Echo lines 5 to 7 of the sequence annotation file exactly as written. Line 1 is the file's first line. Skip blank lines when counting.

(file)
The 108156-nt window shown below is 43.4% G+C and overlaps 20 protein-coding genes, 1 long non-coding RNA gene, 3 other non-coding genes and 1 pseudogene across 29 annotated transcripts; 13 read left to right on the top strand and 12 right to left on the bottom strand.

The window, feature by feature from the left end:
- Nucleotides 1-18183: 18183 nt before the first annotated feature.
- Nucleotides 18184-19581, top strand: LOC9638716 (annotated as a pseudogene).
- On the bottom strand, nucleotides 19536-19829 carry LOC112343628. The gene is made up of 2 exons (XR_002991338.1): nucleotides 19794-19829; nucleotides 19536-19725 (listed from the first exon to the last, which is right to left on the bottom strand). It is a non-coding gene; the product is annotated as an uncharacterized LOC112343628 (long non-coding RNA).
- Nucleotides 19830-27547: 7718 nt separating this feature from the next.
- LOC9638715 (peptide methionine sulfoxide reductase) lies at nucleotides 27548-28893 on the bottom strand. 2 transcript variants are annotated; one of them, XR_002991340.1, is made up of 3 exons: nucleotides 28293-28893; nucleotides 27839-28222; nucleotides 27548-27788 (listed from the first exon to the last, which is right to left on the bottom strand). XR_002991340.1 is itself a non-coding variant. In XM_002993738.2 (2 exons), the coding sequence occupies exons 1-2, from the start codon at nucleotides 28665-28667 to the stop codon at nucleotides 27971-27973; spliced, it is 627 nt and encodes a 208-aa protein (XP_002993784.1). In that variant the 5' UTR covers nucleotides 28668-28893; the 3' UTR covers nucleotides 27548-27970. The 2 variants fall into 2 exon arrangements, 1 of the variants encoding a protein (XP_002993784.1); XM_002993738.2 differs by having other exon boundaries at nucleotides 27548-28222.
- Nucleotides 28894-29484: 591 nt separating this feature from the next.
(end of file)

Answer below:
- On the bottom strand, nucleotides 19536-19829 carry LOC112343628. The gene is made up of 2 exons (XR_002991338.1): nucleotides 19794-19829; nucleotides 19536-19725 (listed from the first exon to the last, which is right to left on the bottom strand). It is a non-coding gene; the product is annotated as an uncharacterized LOC112343628 (long non-coding RNA).
- Nucleotides 19830-27547: 7718 nt separating this feature from the next.
- LOC9638715 (peptide methionine sulfoxide reductase) lies at nucleotides 27548-28893 on the bottom strand. 2 transcript variants are annotated; one of them, XR_002991340.1, is made up of 3 exons: nucleotides 28293-28893; nucleotides 27839-28222; nucleotides 27548-27788 (listed from the first exon to the last, which is right to left on the bottom strand). XR_002991340.1 is itself a non-coding variant. In XM_002993738.2 (2 exons), the coding sequence occupies exons 1-2, from the start codon at nucleotides 28665-28667 to the stop codon at nucleotides 27971-27973; spliced, it is 627 nt and encodes a 208-aa protein (XP_002993784.1). In that variant the 5' UTR covers nucleotides 28668-28893; the 3' UTR covers nucleotides 27548-27970. The 2 variants fall into 2 exon arrangements, 1 of the variants encoding a protein (XP_002993784.1); XM_002993738.2 differs by having other exon boundaries at nucleotides 27548-28222.